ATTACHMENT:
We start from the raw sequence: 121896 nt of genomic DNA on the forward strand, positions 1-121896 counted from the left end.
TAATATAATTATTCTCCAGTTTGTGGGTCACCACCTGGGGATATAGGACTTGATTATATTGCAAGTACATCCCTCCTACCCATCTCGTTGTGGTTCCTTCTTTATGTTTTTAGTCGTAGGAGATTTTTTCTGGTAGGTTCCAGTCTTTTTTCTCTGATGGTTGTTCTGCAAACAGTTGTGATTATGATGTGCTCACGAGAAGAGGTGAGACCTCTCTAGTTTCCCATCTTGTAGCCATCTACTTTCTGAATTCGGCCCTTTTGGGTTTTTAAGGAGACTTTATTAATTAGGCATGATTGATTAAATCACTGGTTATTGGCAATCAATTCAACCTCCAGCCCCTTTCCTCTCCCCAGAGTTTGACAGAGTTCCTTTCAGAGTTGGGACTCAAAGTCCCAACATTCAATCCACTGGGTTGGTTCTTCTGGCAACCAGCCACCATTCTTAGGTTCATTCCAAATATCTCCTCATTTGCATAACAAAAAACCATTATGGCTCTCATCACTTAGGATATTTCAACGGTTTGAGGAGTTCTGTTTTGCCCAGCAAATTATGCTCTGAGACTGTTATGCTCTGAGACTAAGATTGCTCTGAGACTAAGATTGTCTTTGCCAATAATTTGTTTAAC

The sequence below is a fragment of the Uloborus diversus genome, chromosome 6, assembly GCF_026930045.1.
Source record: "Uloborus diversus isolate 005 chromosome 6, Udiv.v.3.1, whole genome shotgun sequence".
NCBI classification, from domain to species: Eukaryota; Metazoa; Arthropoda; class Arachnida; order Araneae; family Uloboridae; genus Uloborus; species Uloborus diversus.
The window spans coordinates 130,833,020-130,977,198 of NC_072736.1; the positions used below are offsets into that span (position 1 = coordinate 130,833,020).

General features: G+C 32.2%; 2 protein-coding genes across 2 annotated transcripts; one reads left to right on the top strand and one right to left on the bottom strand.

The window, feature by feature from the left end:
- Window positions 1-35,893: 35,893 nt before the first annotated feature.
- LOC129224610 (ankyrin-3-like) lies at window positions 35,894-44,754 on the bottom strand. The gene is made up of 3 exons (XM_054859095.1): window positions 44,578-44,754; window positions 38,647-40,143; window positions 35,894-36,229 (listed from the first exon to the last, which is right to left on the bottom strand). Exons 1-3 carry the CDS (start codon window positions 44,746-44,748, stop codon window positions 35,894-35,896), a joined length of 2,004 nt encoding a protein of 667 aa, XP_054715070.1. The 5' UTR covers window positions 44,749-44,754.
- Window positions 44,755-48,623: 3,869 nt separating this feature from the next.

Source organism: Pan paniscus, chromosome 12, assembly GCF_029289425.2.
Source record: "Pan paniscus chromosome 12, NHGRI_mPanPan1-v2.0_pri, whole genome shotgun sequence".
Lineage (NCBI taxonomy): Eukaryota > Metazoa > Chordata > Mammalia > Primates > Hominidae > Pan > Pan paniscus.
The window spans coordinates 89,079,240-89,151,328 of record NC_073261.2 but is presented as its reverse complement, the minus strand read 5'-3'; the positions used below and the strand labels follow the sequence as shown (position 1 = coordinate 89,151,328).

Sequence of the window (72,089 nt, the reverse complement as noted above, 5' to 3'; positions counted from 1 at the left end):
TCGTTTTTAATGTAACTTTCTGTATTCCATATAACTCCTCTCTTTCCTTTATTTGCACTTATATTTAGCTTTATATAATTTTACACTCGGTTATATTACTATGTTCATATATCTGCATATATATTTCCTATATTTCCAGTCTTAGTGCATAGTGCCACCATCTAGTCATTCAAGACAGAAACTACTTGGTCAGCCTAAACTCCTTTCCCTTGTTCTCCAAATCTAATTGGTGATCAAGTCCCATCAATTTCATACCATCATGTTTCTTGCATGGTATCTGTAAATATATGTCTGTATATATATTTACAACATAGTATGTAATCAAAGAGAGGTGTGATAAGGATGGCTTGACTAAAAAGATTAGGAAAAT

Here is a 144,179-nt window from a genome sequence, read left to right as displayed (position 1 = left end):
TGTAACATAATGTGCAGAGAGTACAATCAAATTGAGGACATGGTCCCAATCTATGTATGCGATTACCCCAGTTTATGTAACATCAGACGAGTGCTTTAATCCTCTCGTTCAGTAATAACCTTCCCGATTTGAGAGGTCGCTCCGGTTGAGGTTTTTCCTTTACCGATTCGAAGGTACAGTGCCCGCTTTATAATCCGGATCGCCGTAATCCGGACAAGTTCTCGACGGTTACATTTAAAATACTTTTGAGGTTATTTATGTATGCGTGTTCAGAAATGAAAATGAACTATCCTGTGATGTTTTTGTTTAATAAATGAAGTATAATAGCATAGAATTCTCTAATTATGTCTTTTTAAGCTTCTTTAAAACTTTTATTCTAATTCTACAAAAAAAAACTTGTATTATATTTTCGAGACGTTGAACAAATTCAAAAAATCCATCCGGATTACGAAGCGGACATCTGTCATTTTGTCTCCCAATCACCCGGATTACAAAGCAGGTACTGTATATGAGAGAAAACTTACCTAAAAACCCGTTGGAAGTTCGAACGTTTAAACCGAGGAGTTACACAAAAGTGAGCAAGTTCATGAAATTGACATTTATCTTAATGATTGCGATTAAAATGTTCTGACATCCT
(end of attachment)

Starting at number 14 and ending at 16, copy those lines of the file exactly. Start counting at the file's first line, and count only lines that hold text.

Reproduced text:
Lineage (NCBI taxonomy): Eukaryota > Metazoa > Chordata > Mammalia > Primates > Hominidae > Pan > Pan paniscus.
The window spans coordinates 89,079,240-89,151,328 of record NC_073261.2 but is presented as its reverse complement, the minus strand read 5'-3'; the positions used below and the strand labels follow the sequence as shown (position 1 = coordinate 89,151,328).

Sequence of the window (72,089 nt, the reverse complement as noted above, 5' to 3'; positions counted from 1 at the left end):